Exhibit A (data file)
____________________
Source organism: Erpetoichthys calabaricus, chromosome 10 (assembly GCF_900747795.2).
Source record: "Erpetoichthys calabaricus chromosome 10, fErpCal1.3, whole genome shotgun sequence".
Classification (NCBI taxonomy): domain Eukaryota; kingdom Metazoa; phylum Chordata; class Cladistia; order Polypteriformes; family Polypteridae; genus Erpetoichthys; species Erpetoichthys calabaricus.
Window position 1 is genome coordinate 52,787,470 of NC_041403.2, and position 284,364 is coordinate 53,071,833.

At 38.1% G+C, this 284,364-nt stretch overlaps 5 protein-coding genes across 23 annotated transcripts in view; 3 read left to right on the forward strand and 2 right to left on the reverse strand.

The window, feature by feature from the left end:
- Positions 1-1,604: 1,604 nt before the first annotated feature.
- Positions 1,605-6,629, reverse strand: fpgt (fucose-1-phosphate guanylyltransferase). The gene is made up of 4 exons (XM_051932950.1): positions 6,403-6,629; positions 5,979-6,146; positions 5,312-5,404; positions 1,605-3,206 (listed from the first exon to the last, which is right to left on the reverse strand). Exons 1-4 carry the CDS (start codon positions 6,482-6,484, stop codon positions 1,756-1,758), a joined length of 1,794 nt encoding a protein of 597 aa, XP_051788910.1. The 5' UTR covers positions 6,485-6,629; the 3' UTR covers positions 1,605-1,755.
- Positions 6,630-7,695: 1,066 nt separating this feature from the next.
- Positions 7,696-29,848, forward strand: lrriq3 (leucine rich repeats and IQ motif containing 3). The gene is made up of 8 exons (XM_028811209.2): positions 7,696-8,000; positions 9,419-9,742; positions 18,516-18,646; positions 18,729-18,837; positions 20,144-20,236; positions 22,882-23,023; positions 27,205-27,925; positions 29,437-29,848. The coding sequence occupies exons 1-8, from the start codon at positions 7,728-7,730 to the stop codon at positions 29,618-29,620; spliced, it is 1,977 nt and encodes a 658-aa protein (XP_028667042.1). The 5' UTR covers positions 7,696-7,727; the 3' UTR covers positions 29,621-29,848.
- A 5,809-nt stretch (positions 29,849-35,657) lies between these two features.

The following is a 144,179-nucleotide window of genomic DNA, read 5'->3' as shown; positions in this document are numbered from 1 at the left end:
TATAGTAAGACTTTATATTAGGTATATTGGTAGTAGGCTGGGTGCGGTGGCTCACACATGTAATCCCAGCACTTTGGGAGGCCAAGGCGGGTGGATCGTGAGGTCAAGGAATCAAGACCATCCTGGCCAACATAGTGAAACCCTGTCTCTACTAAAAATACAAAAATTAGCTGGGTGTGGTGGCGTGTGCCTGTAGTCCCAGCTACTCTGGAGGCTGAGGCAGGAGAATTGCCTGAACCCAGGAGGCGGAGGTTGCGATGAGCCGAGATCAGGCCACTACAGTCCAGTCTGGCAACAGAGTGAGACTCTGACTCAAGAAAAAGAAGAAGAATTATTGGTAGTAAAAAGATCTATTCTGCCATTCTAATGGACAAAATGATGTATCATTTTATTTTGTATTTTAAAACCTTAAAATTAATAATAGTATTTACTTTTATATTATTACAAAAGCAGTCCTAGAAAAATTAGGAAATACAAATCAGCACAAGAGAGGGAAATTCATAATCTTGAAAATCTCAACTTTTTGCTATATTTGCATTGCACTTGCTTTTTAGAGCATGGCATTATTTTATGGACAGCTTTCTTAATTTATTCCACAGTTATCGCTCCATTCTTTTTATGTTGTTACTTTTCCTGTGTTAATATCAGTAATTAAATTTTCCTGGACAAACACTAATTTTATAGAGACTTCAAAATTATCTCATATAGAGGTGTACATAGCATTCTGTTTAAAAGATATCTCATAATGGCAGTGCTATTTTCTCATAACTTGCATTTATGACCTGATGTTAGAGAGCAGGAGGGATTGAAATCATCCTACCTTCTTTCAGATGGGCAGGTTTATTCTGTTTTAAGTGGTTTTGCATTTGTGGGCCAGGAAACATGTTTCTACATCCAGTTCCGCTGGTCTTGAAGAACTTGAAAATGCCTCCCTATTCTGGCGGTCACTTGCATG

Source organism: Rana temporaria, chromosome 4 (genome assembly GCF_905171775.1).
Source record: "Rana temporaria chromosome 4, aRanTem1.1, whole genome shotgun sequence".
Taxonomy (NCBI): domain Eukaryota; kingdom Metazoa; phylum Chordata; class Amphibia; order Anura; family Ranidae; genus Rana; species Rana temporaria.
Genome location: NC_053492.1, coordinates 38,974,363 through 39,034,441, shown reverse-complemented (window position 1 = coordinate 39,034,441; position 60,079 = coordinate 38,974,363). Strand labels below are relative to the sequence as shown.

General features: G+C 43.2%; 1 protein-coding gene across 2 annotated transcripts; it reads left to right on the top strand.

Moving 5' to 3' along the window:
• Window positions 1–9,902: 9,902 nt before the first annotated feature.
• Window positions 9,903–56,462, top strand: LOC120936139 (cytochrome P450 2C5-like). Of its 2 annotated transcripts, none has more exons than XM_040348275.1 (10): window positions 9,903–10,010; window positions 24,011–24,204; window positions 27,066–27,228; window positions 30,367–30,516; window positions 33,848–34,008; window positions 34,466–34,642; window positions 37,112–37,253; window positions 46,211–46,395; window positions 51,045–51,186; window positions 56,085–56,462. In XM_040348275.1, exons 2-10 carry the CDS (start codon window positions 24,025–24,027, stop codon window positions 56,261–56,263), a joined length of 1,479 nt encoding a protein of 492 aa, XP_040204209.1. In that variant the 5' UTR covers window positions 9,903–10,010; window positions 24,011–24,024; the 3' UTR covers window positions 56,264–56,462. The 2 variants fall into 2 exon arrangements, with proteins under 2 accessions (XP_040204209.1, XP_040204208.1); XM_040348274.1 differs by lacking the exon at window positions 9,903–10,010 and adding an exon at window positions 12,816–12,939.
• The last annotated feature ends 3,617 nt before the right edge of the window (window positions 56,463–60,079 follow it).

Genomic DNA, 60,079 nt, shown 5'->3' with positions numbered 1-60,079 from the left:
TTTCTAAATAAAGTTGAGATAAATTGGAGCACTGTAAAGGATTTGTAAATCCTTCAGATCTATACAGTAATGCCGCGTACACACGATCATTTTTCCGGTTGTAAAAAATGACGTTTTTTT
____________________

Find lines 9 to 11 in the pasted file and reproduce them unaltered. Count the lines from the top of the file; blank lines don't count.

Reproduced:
- Positions 6,630-7,695: 1,066 nt separating this feature from the next.
- Positions 7,696-29,848, forward strand: lrriq3 (leucine rich repeats and IQ motif containing 3). The gene is made up of 8 exons (XM_028811209.2): positions 7,696-8,000; positions 9,419-9,742; positions 18,516-18,646; positions 18,729-18,837; positions 20,144-20,236; positions 22,882-23,023; positions 27,205-27,925; positions 29,437-29,848. The coding sequence occupies exons 1-8, from the start codon at positions 7,728-7,730 to the stop codon at positions 29,618-29,620; spliced, it is 1,977 nt and encodes a 658-aa protein (XP_028667042.1). The 5' UTR covers positions 7,696-7,727; the 3' UTR covers positions 29,621-29,848.
- A 5,809-nt stretch (positions 29,849-35,657) lies between these two features.